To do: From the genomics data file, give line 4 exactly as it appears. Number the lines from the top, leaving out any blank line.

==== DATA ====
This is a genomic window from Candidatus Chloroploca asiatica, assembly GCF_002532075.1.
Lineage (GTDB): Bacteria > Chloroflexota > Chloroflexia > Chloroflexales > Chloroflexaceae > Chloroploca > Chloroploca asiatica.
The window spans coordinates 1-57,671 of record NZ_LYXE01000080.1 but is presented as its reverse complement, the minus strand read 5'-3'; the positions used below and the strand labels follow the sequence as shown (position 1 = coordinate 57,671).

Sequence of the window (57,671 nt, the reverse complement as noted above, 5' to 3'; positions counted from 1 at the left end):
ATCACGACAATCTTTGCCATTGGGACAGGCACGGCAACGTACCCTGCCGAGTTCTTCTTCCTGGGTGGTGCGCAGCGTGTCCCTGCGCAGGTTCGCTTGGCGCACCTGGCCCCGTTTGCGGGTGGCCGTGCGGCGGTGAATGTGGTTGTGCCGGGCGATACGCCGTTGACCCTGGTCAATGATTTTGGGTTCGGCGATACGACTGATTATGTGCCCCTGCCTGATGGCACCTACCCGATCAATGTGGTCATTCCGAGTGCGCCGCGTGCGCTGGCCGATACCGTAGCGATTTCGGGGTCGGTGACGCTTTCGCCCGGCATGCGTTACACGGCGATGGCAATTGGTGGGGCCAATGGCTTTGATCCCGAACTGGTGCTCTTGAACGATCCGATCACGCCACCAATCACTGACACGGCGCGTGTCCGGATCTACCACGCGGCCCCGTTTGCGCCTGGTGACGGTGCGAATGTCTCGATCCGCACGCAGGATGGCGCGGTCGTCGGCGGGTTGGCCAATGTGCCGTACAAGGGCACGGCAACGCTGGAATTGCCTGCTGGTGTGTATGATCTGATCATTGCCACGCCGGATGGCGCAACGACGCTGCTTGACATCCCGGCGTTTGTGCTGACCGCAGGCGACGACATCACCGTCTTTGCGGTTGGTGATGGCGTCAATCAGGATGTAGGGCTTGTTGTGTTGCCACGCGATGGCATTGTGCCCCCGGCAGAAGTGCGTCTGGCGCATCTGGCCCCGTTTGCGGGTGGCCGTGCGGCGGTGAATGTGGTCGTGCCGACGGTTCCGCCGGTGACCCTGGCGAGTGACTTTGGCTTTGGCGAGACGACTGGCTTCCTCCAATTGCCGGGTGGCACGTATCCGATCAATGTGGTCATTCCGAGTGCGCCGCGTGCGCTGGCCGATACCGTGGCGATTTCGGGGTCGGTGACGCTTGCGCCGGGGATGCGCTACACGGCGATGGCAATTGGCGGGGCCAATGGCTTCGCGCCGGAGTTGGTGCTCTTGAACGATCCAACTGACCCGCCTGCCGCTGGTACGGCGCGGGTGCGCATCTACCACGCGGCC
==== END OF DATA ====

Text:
Sequence of the window (57,671 nt, the reverse complement as noted above, 5' to 3'; positions counted from 1 at the left end):